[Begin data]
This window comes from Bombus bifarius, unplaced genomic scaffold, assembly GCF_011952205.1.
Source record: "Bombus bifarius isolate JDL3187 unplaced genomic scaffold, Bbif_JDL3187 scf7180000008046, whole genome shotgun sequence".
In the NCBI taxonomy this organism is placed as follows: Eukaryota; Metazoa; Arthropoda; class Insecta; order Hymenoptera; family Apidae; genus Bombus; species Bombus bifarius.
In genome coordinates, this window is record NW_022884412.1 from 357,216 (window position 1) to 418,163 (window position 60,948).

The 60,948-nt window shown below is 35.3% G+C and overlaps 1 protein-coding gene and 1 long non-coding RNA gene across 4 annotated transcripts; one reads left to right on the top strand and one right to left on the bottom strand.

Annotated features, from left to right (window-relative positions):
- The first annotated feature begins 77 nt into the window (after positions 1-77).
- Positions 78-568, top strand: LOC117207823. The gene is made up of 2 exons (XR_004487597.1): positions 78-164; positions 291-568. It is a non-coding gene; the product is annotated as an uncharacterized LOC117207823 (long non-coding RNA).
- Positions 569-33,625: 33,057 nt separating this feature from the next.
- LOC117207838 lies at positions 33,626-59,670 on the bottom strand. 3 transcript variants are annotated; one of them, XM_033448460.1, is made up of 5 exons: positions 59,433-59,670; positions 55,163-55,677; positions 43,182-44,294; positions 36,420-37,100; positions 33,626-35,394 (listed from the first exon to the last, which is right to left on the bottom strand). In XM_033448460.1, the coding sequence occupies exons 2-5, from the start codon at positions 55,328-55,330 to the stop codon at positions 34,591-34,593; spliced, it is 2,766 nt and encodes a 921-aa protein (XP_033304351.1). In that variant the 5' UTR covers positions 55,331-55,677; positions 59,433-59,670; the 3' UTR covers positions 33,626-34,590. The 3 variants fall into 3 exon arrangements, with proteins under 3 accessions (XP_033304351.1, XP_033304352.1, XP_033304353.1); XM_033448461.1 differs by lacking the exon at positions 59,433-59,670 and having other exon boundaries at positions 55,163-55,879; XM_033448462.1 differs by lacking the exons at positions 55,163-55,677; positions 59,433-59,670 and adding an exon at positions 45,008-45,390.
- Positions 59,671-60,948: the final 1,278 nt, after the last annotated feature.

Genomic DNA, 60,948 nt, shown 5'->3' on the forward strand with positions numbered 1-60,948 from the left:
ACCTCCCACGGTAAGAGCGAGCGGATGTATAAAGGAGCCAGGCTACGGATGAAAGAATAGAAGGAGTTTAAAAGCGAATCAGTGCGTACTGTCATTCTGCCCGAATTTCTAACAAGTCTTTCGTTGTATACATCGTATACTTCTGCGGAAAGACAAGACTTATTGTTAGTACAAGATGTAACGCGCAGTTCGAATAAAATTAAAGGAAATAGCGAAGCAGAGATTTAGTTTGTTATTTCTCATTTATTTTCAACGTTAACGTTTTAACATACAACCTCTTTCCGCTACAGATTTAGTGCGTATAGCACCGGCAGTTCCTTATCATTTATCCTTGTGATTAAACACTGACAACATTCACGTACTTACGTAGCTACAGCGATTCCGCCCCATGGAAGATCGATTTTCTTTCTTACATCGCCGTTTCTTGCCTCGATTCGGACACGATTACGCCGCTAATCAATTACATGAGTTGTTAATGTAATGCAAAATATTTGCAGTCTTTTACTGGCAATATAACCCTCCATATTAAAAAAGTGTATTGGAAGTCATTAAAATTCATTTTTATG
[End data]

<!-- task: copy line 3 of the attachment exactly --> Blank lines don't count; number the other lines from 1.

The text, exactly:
In the NCBI taxonomy this organism is placed as follows: Eukaryota; Metazoa; Arthropoda; class Insecta; order Hymenoptera; family Apidae; genus Bombus; species Bombus bifarius.